adjuvant balloon catheter occlusion for the palliative treatment of inoperable vesicovaginal and vesicosacral fistulas performed on three patients [4]. Initially, the results were good but after lengthy exposure to urine, the substance changed its surface properties, which resulted in a rechanneling of the ureter or an expulsion of the embolizing agent, making long-term results unsatisfactory [5]. G/inther et al. also described transrenal ureter occlusion with a detachable balloon (filled with a low-viscosity silicone). This method constituted a considerable advancement and was successfully used in seven patients [5]. These detachable balloons were prototypes. In 1985 K_inn et al. described a technique designed to release nylon plugs into the ureter. Although the plugs, which swelled on contact with urine, were kept in situ both proximally and distally by a sclerosing agent (polidocanol), they migrated in more than 50% of the 15 cases. In addition, this method presented some technical difficulties when applied [6]. Reddy et al. in 1987 described ureteral fulguration, using a flexible nephroscope. In two patients it was possible to keep vesicoperineal and vesicovaginal fistulas dry for a period of six and 12 weeks, that is, until patients died. In a third case it was not

180 possible to achieve c o m p l e t e a n a t o m i c a l occlusion o f the ureteral lumen, with the patient still d a m p ening one or two sponges during a 24-h period at the fistula site [7]. In 1987 Schmeller et al. introduced endoscopic percutaneous ureteral ligature. A n e p h r o s c o p e is brought into contact with the ureter which is subsequently exposed under CO2 insufflation, using lit h o t o m y forceps, at the level o f the lower kidney pole. With a special h o o k a ligature is tied a r o u n d the ureter a n d tightly knotted. This m e t h o d was used in three cases: tearing the ureter in two a n d m a k i n g the k n o t in one. C o m p a r e d with other techniques, this one seems rather c o m p l i c a t e d a n d also requires a special i n s t r u m e n t a t i o n [8]. H a r z m a n n no d o u b t d e v e l o p e d the simplest a n d m o s t effective m e t h o d for ureteral occlusion [2, 3, 9, 10]. A cone m a d e o f silicone is reinforced by a silver wire that is available in different sizes. U n d e r x-ray control the cone is inserted into the ureter with the aid o f a guidewire. T r a u m a o f the ureter is m i n i m a l and, in principle, the procedure is reversible. H a r z m a n n reports a rising o f the occluding cone in two o f 16 cases but as far as o u r o w n experience is concerned, replacing the cone does not present a n y problems. In our d e p a r t m e n t we have tried detachable balloons filled with a 60% contrast m e d i u m . This technique has an edge o v e r the H a r z m a n n m e t h o d , since the balloon does not unfold until it reaches the ureter, implying that only a 12- to 14-Fr n e p h r o s t o m y tract has to be established [9]. H o w e v e r , we were c o n f r o n t e d in two cases with a balloon rupture during the initial intervention, requiring the use o f another balloon. In one case, we o b s e r v e d a rupture after 4 m o n t h s . D i s a d v a n t a g e s o f this technique are the high rate o f rupture, as well as the high price o f the balloon. T o date we h a v e p e r f o r m e d five ureteral occlusions with the H a r z m a n n silicone cone [9]. Application is simple and the results are good. Additionally, this m e t h o d is endoscopically reversible without d a m a g e to the ureter. In principle the question o f a palliative urine diversion in t u m o r patients has to be decided a m o n g the physician, patient, a n d family; therefore, it is i n o p p o r t u n e to set up general guidelines. H o w e v e r , particularly in changes o f the ureter due tO longstanding gynecological malignancies, prognosis seems to be favorable [11 ]. Percutaneous transrenal ureteral occlusion seems to greatly i m p r o v e the distressing s y m p t o m s caused by fistulas or contracted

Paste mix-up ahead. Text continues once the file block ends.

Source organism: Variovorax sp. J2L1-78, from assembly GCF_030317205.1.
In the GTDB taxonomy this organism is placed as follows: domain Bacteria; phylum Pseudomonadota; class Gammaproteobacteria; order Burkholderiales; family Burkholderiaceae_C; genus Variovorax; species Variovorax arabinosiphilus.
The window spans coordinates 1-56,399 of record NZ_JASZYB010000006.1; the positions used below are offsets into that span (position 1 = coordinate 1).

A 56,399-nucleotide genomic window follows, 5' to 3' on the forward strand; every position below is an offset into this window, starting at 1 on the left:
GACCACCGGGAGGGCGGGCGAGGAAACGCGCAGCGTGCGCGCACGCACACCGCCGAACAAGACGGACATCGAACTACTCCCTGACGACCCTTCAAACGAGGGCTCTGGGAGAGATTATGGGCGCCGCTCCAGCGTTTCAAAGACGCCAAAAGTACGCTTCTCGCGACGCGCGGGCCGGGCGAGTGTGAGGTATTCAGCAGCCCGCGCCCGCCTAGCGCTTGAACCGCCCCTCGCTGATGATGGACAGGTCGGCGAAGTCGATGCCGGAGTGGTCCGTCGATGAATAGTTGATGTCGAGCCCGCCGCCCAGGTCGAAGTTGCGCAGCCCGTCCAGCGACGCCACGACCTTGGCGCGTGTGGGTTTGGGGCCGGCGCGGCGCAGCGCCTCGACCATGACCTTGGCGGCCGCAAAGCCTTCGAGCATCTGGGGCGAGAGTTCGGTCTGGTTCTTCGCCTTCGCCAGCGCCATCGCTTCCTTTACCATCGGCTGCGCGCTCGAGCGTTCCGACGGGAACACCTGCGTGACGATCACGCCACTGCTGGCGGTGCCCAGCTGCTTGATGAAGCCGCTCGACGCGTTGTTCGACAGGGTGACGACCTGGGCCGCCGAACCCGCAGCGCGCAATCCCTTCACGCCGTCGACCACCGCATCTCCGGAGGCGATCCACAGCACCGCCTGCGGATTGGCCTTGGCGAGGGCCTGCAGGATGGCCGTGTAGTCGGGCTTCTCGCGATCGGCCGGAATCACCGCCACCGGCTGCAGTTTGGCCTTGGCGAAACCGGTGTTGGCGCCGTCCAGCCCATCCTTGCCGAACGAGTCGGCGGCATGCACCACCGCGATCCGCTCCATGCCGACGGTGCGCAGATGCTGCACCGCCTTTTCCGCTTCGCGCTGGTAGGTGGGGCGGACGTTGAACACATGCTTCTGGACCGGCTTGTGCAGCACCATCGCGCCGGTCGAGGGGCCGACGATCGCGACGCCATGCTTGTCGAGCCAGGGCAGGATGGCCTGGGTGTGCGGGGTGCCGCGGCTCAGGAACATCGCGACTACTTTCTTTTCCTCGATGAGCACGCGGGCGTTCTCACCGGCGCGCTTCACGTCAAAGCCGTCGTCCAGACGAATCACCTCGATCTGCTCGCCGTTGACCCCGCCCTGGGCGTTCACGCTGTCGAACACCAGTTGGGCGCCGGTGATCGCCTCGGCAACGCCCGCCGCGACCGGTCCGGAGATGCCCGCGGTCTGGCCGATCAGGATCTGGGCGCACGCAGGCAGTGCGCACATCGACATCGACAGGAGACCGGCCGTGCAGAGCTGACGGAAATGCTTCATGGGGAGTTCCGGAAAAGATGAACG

W. Hiibner et al.: Percutaneous Transrenal Ureteral Occlusion bladders. T h e rate o f success o f reconstructive urological surgery in such cases does not exceed 50% due to t u m o r recurrence, radiation injuries, etc. [13], the palliative supravesical urine diversion by ile u m conduit, u r e t e r o p y e l o s t o m y , or uretercutan e o s t o m y has an intraoperative mortality o f 1-3% and a c o m p l i c a t i o n rate o f 7 - 1 4 % [12-14]. Ureteral occlusion according to H a r z m a n n constitutes a fully developed, standardized, a n d basically reversible procedure which m a y be r e c o m m e n d e d for percutaneous ureteral occlusion; its application is simple a n d invasiveness m i n i m a l . Thus, percutaneous ureteral occlusion is also indicated for patients in an a d v a n c e d t u m o r stage.

References 1. Jones CR, Woodhouse CRJ, Hendry WF: Urological problems following treatment of carcinoma of the cervix. Br J Urol 56:609, 1984 2. Harzmann R, Weckermann D" Perkutane transrenale Harnleiterokklusion mit Hilfe eines neuen Verfahrens. Akt Urol 5:266, 1988 3. Weckermann D, Harzmann R: Perkutane Harnleiterokklusion. Urotoge B 27:38, 1987 4. Giinther R, Marberger M, Klose K: Transrenal ureteral embolization. Radiology 132:317, 1979 5. Gfinther R, Klose K, Alken P: Transrenal ureteral occlusion with a detachable balloon. Radiology 142:521, 1982 6. Kinn A, Ohlsen H, Brehmer-Andersson E, Brundin J: Therapeutic ureteral occlusion in advanced pelvic malignant tumors. J Urol 135:29, 1986 7. Reddy PK, Moore L, Hunter D, Amplatz K: Percutaneous ureteral fulguration: A nonsurgical technique for ureteral occlusion. J Urol 138:724, 1987 8. Schmeller N, Pensel J, Boemers T: Perkutane Harnleiterligatur. Proceedings Dt Ges f Urol, 1987 9. Hiibner W, Porpaczy P: Endoskopische OperationsmSglichkeiten am oberen Harntrakt. Proceedings 10th International Symposium Ludwig Boltzmann-Institute for the Research of Infections and Tumors of the Urinary Tract, Vienna, Wr Med Akad, 1987 10. Brandl H, Chaussy C, Baumann A: Percutaneous ureteral occlusion with silicon olive. V. World Congress on Endourology and WSWL, Cairo, 1987 11. Hiibner W, Leodolter S, Nemecek B, Porpaczy P: Harnstauungsniere als Sp~itkomplikation bei gyn~kologischen Malignomen: Aktuelle Mrglichkeiten zur sinnvollen Harnableitung. Geburtshilfe Frauenheilkunde 4:255, 1988 12. Holden S, McPhee M, Grabstald H: The rationale of urinary diversion in cancer patients, J Urol 121:19, 1979 13. Krhler A, PfliJgerH: Urologische Sp~itkomplikationennach kurativer gyn~ikologisch-radiologischer Karzinomtherapie. Akt Urol 14:27, 1983 14. Marx FJ, Laible V: Die Ureterotransversopyelostomie mit unilateraler Nephrostomie. Urologe A 24:334, 1985

Percutaneous transrenal ureteral occlusion: indication and technique.

Several techniques for achieving palliative ureteral occlusion in cases of underlying malignant diseases are known to exist. We performed nine uretera...